Tuesday, October 04, 2005

Transportation Committee Overrides Mayor’s Fruit Stand Veto

As we have talked about here and here, Councilman John Lui’s Intro 699 would require an extra layer of bureaucratic oversight for the city’s fruit stands. The mayor vetoed the bill but the Council seems set on overriding that veto with alacrity. Though the transportation committee members – who all voted in favor of the override – claimed this was a simple bill that just asked the Department of Transportation to formulate fruit stand guidelines, we are quite skeptical of the legislation’s simplicity and public benefit.

It cannot be denied that in certain neighborhoods sidewalk congestion is a problem but the question is: will the additional regulation of stoop stands, with its new permitting fees, fix the issue without significantly harming minority small business? From our experience, this type of legislation permits inspectors to enlarge city coffers by burdening mom and pop retailers with hefty fines that are very hard to contest at the biased and dysfunctional Environmental Control Board (ECB).

We also find it quite interesting that Lui, the bill’s main sponsor, is also in favor of the stalled Intro 621, legislation that would increase the number of street vendor licenses and expand the areas of the city where these vendors could hawk their goods. If sidewalk congestion is of epidemic proportions as Lui suggests then why does he support a move that would add additional vendors to the street? The presence of additional vendor tables surely does more to hamper sidewalk access then a stoop stand that may be too far from a store front. Councilman Lui, why pick on the tax-paying, legitimate business while promoting those that truly add to congestion and pay no rent/taxes to the city?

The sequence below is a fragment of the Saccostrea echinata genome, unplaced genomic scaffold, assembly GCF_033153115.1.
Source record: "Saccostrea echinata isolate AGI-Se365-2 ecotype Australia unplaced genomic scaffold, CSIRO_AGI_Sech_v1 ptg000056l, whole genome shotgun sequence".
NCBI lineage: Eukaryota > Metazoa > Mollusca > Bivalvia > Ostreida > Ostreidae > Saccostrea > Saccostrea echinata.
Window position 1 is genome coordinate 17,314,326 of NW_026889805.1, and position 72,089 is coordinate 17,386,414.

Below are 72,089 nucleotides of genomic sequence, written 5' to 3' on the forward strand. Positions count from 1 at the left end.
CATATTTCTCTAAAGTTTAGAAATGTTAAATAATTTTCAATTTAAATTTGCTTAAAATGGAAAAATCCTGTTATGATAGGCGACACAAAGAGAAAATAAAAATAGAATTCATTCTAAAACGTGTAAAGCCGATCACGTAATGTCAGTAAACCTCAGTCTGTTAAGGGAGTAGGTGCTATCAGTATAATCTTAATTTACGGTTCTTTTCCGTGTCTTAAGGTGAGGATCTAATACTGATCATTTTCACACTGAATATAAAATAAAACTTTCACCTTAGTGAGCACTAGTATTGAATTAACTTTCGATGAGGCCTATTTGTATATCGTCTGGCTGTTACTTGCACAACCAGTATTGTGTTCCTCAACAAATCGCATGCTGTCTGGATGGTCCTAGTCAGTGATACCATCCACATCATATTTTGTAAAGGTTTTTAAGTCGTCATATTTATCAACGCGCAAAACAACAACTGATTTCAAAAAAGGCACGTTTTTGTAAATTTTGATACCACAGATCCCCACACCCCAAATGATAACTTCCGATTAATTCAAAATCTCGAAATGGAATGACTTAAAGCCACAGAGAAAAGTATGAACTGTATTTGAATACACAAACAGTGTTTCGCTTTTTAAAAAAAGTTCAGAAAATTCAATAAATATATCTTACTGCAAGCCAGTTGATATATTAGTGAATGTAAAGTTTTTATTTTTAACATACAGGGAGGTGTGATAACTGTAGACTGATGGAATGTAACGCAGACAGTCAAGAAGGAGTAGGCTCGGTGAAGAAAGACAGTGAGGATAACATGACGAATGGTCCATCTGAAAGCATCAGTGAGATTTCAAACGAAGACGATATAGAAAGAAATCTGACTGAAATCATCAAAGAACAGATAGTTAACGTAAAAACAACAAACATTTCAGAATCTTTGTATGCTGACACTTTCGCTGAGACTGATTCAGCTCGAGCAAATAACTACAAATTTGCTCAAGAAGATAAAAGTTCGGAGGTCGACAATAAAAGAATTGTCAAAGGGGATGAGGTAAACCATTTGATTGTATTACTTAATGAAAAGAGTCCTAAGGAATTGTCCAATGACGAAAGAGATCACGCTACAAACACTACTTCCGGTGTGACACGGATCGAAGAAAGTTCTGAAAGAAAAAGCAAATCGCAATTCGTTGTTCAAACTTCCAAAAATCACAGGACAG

Legislation such as Intro 699 will end up just like the numerous other regulations aimed at small business: forged with the intent of protecting the “public good” but, in reality, serving to further encumber an already overburdened small business sector. In the future, we’ll be writing more about how the tax and regulatory burden on NYC small business and its overall negative economic effects.